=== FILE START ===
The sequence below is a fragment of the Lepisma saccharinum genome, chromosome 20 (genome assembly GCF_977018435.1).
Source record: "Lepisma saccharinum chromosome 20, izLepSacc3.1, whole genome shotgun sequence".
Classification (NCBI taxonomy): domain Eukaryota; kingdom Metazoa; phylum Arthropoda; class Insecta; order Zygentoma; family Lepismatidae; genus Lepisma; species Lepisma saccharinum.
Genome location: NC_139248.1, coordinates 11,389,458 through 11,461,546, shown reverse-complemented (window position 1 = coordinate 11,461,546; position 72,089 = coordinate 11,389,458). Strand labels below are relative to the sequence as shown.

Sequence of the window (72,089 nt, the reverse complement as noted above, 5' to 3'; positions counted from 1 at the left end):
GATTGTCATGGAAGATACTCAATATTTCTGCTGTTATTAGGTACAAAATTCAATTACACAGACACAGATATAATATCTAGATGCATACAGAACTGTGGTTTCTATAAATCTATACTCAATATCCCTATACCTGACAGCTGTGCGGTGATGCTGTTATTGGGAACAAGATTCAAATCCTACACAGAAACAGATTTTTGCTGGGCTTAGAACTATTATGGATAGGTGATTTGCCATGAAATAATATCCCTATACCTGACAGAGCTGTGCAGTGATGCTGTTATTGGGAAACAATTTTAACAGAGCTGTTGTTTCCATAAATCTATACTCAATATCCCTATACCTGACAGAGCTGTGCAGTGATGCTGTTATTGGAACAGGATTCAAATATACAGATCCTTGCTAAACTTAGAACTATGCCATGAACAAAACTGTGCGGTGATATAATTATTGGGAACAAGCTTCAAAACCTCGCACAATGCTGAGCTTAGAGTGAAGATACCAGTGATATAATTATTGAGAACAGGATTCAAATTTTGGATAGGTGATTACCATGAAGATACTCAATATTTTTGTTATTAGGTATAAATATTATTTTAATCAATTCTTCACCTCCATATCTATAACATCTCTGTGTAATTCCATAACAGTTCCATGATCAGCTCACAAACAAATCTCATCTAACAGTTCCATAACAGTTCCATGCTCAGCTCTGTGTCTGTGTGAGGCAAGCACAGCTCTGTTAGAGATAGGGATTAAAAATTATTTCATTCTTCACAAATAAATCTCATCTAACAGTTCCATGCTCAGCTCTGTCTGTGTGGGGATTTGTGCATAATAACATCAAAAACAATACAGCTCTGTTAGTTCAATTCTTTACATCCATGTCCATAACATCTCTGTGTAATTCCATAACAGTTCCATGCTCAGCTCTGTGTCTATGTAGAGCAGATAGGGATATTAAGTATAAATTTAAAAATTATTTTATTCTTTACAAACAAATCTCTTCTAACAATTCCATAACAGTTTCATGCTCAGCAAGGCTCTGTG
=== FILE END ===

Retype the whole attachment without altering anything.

The sequence below is a fragment of the Lepisma saccharinum genome, chromosome 20 (genome assembly GCF_977018435.1).
Source record: "Lepisma saccharinum chromosome 20, izLepSacc3.1, whole genome shotgun sequence".
Classification (NCBI taxonomy): domain Eukaryota; kingdom Metazoa; phylum Arthropoda; class Insecta; order Zygentoma; family Lepismatidae; genus Lepisma; species Lepisma saccharinum.
Genome location: NC_139248.1, coordinates 11,389,458 through 11,461,546, shown reverse-complemented (window position 1 = coordinate 11,461,546; position 72,089 = coordinate 11,389,458). Strand labels below are relative to the sequence as shown.

Sequence of the window (72,089 nt, the reverse complement as noted above, 5' to 3'; positions counted from 1 at the left end):
GATTGTCATGGAAGATACTCAATATTTCTGCTGTTATTAGGTACAAAATTCAATTACACAGACACAGATATAATATCTAGATGCATACAGAACTGTGGTTTCTATAAATCTATACTCAATATCCCTATACCTGACAGCTGTGCGGTGATGCTGTTATTGGGAACAAGATTCAAATCCTACACAGAAACAGATTTTTGCTGGGCTTAGAACTATTATGGATAGGTGATTTGCCATGAAATAATATCCCTATACCTGACAGAGCTGTGCAGTGATGCTGTTATTGGGAAACAATTTTAACAGAGCTGTTGTTTCCATAAATCTATACTCAATATCCCTATACCTGACAGAGCTGTGCAGTGATGCTGTTATTGGAACAGGATTCAAATATACAGATCCTTGCTAAACTTAGAACTATGCCATGAACAAAACTGTGCGGTGATATAATTATTGGGAACAAGCTTCAAAACCTCGCACAATGCTGAGCTTAGAGTGAAGATACCAGTGATATAATTATTGAGAACAGGATTCAAATTTTGGATAGGTGATTACCATGAAGATACTCAATATTTTTGTTATTAGGTATAAATATTATTTTAATCAATTCTTCACCTCCATATCTATAACATCTCTGTGTAATTCCATAACAGTTCCATGATCAGCTCACAAACAAATCTCATCTAACAGTTCCATAACAGTTCCATGCTCAGCTCTGTGTCTGTGTGAGGCAAGCACAGCTCTGTTAGAGATAGGGATTAAAAATTATTTCATTCTTCACAAATAAATCTCATCTAACAGTTCCATGCTCAGCTCTGTCTGTGTGGGGATTTGTGCATAATAACATCAAAAACAATACAGCTCTGTTAGTTCAATTCTTTACATCCATGTCCATAACATCTCTGTGTAATTCCATAACAGTTCCATGCTCAGCTCTGTGTCTATGTAGAGCAGATAGGGATATTAAGTATAAATTTAAAAATTATTTTATTCTTTACAAACAAATCTCTTCTAACAATTCCATAACAGTTTCATGCTCAGCAAGGCTCTGTG